In the presented application of control engineering to fluid flow dynamics, the basal and primal motivation arises from laminar flow control in aerodynamics. The governing physical model is identified as the Navier-Stokes equations. These equations are reviewed and derived in a general approach so that the presented techniques and results can be related to a variety of continuity problems. The key issues associated with this class of problems, distributed systems governed by nonlinear partial differential equations, are identified, and a mathematical benchmark problem reflecting those properties (the Burgers equation with periodic boundary conditions and a non-homogeneous forcing term is created. Thereby, Burgers' equation is linked by several means to distributed nonlinear systems: as an approximation of a two-dimensional channel flow problem; as the decisive factor in the creation of turbulence (original motivation); and as a modeling equation for traffic flow.
The benchmark problem is stated and classified as a continuous partial differential equation subject to periodic boundary conditions (of first and second order) and a non-homogeneous distributed forcing term (the control input). This setting has not yet been adequately addressed in previous research. A viscosity parameter κ being an analogue to the inverse Reynolds number is incorporated. In the following, the viscous problem is solved analytically for a certain class of initial conditions while the general solution to the inviscid case, as well as the steady-state solution, are derived without limitations on the initial condition.
In order to provide a suitable formulation for control engineering, a semi-discretization (in space) is performed using a Galerkin finite element method. This results in a large-scale ODE system which is tested for consistency with the previously derived analytical solution. The resulting state-space formulation is expanded to an unprecedented 'real world' control loop design, including process disturbance, measurement noise, model-error, and model-reduction. Also, the benchmark problem is analyzed in control terms for stability and controllability. Thereby, a Lyaponuv based proof of exponential stability of the origin, for certain initial conditions, can be established. The exponential rate of decay is identified as being only dependent on the viscosity parameter κ. It can be shown that a feedback law with positive semi-definite gain even improves exponential stability. An argumentation toward the controllability of constant equilibria, previously identified as being the only steady-state solutions, is made. For the nominal control, as well as for the required estimator, the linear quadratic regulator and the extended Kalman filter are briefly reviewed and derived for the benchmark problem. Additionally, model-error control synthesis is introduced in its one-step ahead prediction formulation for nonlinear distributed systems. This provides a computationally fast correction to cope with model-error and process disturbances. The implementation in previous research is briefly presented while a modification for application in this work is suggested. The derived and introduced techniques are subject to extensive numerical evaluation, and detailed results are given. Thereby, the combination of the linear quadratic regulator with model-error control synthesis reveals itself to be a powerful control tool, resulting in a fast attenuation of an initial distribution as well as a robust correction of process disturbance. Results hold in face of noisy measurements (additive white Gaussian noise) if the extended Kalman filter is added to the system. Due to the differentiating character of the predictive filter, the model-error correction has to be reprocessed when a reduced-order model is applied. Then, the results prove to be as powerful as in the full-order model case. A comprehensive Matlab code is provided.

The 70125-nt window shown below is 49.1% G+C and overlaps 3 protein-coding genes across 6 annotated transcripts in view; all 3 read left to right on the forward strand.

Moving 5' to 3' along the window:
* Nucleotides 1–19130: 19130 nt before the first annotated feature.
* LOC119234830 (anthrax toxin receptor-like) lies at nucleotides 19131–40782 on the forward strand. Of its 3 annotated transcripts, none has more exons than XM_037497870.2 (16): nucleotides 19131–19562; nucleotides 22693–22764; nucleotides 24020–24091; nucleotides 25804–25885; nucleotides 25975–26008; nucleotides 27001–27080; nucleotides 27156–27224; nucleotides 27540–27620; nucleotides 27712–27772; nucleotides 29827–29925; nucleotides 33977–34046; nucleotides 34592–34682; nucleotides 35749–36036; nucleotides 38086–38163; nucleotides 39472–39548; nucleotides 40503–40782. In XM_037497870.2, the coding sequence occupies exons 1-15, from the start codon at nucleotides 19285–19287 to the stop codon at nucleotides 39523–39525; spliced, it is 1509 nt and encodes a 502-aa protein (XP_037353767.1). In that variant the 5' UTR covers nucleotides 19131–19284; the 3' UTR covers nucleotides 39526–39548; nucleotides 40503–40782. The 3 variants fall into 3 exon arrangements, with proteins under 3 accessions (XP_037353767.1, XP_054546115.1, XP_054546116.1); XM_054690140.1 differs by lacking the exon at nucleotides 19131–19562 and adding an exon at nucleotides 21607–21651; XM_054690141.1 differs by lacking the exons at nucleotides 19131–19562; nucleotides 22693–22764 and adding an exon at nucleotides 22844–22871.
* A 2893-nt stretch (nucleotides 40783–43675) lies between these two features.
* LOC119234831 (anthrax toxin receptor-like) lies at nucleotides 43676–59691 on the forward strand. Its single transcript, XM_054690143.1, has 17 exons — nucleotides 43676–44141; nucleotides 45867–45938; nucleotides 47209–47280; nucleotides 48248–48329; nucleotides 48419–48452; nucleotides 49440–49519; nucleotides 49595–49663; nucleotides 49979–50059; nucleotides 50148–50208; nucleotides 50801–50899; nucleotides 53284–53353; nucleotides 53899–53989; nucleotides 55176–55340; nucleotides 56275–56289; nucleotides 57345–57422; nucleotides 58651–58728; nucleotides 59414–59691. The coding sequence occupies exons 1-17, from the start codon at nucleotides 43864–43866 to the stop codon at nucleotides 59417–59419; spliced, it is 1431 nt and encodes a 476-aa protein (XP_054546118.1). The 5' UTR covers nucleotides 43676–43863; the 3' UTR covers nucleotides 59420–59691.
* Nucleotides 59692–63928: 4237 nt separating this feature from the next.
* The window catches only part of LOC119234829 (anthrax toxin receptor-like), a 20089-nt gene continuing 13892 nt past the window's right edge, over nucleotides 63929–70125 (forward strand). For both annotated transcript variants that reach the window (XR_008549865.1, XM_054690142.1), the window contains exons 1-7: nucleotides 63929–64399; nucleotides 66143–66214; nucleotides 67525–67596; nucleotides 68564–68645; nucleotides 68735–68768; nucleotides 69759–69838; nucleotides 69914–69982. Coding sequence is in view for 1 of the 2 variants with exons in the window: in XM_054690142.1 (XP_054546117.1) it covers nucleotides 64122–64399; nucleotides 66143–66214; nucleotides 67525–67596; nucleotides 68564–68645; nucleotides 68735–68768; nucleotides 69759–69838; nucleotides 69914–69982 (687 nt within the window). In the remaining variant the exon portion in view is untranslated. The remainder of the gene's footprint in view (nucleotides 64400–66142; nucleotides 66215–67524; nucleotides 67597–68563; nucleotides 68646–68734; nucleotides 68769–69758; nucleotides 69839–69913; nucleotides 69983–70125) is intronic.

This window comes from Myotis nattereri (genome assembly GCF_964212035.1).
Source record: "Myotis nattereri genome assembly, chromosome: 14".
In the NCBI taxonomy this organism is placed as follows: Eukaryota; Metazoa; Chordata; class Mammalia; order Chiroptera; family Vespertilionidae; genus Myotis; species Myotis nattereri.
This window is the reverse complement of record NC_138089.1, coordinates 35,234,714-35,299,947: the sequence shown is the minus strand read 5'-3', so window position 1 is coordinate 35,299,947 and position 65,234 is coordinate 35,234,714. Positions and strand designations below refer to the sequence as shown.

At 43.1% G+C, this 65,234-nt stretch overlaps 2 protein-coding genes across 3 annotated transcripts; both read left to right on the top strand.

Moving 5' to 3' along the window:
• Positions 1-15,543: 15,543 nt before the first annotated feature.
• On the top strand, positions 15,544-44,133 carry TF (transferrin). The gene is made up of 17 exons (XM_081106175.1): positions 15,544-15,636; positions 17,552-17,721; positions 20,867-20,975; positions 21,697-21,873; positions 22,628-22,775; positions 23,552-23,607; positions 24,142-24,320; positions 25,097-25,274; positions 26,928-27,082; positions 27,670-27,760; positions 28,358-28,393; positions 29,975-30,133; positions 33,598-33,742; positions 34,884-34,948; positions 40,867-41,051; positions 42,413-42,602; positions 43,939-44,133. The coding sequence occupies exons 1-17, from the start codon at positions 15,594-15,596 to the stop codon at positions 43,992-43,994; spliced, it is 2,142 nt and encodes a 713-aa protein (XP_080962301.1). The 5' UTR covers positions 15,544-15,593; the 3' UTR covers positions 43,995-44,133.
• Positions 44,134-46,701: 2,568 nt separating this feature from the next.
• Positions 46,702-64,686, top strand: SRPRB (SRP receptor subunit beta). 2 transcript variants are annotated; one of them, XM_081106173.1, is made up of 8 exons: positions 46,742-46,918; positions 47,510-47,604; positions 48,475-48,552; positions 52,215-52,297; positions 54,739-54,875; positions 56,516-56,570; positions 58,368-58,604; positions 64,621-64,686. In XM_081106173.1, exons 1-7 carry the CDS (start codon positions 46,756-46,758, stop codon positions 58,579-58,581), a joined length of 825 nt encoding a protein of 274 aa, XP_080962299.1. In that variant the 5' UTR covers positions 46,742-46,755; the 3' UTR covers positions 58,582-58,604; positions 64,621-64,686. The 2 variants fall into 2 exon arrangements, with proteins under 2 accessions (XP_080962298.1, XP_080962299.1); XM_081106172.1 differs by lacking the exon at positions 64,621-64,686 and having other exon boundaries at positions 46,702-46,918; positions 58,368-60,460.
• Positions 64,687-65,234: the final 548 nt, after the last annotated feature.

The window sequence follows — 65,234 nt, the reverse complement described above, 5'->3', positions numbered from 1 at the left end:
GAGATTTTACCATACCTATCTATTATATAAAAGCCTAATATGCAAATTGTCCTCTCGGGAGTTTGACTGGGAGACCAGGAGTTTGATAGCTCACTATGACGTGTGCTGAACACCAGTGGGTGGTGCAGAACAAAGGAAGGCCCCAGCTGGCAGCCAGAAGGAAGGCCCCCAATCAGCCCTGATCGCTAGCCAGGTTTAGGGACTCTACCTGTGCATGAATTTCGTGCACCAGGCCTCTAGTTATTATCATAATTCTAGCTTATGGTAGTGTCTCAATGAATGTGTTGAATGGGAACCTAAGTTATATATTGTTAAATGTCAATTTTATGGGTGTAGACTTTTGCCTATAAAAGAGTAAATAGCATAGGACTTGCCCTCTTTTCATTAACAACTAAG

The problem is approached from a 'worst case' point of view, where the applied disturbance and noise by far exceeds 'real world' dimensions. The reduced-order model is based on a coarse truncation of a linear global Galerkin finite element method; even better results are expected if refined techniques are applied. A brief review of previous research on PDE problems in control engineering, as well as a detailed reference to publications on Burgers' equation, is presented. Especially, results are compared to previous work at the Virginia Polytechnic Institute and State University. An outlook on future research and topics to be addressed concludes this thesis.
|Advisor:||Crassidis, John L.|
|Commitee:||Singh, Tarunraj, Singla, Puneet|
|School:||State University of New York at Buffalo|
|Department:||Mechanical and Aerospace Engineering|
|School Location:||United States -- New York|
|Source:||MAI 47/04M, Masters Abstracts International|
|Subjects:||Aerospace engineering, Mechanical engineering, Systems science|
|Keywords:||Benchmark problem, Burgers' equation, Distributed systems, Model error control synthesis, Nonlinear control, Reduced order model|
Copyright in each Dissertation and Thesis is retained by the author. All Rights Reserved
The supplemental file or files you are about to download were provided to ProQuest by the author as part of a
dissertation or thesis. The supplemental files are provided "AS IS" without warranty. ProQuest is not responsible for the
content, format or impact on the supplemental file(s) on our system. in some cases, the file type may be unknown or
may be a .exe file. We recommend caution as you open such files.
Copyright of the original materials contained in the supplemental file is retained by the author and your access to the
supplemental files is subject to the ProQuest Terms and Conditions of use.
Depending on the size of the file(s) you are downloading, the system may take some time to download them. Please be